New Zealand Law Society - Commerce Amendment Bill introduced

Commerce Amendment Bill introduced

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Commerce and Consumer Affairs Minister Kris Faafoi has introduced the Commerce Amendment Bill to Parliament.

This bill amends the Commerce Act 1986 by introducing a competition studies regime that improves the effectiveness of the regulatory regime for airports, and updates the alternative enforcement mechanisms available to the Commerce Commission.

The bill would insert a new Part 3A, Competition Studies, into the Commerce Act. This would come into force one month after the Royal Assent, with the rest of the bill coming into force on the day after the Royal Assent.

The new Part 3A empowers the Commerce Commission to undertake studies into the competitive conditions relating to goods or services in a particular sector if it is in the public interest. The Commission may commence a study on its own initiative or at the direction of the Minister of Commerce and Consumer Affairs. These studies will be used to gain an insight into markets that may not be functioning well but where no breaches of the Act are apparent.

The bill makes improvements to strengthen the regulatory regime for airports under Part 4 of the Act. Currently, the airports regulated under Part 4 are subject only to information disclosure regulation, but there is no specified process for imposing additional regulation if information disclosure regulation is found to be ineffective.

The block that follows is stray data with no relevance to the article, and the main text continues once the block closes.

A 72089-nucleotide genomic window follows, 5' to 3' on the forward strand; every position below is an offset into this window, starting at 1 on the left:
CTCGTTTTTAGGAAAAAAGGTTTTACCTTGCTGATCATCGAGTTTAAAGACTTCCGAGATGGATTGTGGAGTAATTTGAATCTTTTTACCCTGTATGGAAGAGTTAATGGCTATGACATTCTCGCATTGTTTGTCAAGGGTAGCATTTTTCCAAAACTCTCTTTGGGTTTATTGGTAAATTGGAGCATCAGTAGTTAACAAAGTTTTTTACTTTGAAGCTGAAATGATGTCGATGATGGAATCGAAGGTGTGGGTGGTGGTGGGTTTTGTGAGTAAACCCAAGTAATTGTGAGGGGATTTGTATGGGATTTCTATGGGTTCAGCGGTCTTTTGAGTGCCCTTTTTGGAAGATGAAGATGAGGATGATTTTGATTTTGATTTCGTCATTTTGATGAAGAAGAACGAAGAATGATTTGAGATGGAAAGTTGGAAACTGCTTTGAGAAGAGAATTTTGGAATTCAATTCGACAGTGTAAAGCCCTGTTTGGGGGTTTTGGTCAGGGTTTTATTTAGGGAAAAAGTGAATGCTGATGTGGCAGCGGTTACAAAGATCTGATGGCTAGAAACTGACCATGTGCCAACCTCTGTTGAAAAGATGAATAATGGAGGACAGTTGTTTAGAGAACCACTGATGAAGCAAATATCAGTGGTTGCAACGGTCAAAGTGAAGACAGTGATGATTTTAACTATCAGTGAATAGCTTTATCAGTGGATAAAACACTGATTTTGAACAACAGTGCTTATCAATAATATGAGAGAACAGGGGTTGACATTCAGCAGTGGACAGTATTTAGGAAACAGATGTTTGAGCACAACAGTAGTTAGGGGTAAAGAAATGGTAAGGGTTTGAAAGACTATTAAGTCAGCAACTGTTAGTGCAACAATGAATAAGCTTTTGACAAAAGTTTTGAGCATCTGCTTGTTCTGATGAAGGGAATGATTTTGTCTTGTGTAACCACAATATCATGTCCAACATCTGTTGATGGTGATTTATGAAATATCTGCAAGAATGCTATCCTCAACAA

The bill will make it clear that the Commission’s summary and analysis reports can comment on whether information disclosure is effective for a regulated supplier.

The bill introduces an enforceable undertakings regime into the Act. These undertakings will be available for the Commission to accept in relation to the enforcement of the Act. The enforceable undertakings regime will complement existing arrangements in relation to settlements. If an enforceable undertaking is breached, the High Court may order compliance with the order or impose a financial penalty.

The bill also repeals the existing cease and desist regime. This regime has rarely been used and offers no practical advantages over the Commission seeking an injunction from the court to restrain harmful anti-competitive conduct.

The Ministry of Business, Innovation and Employment has released a departmental disclosure statement on the bill and a number of regulatory impact statements.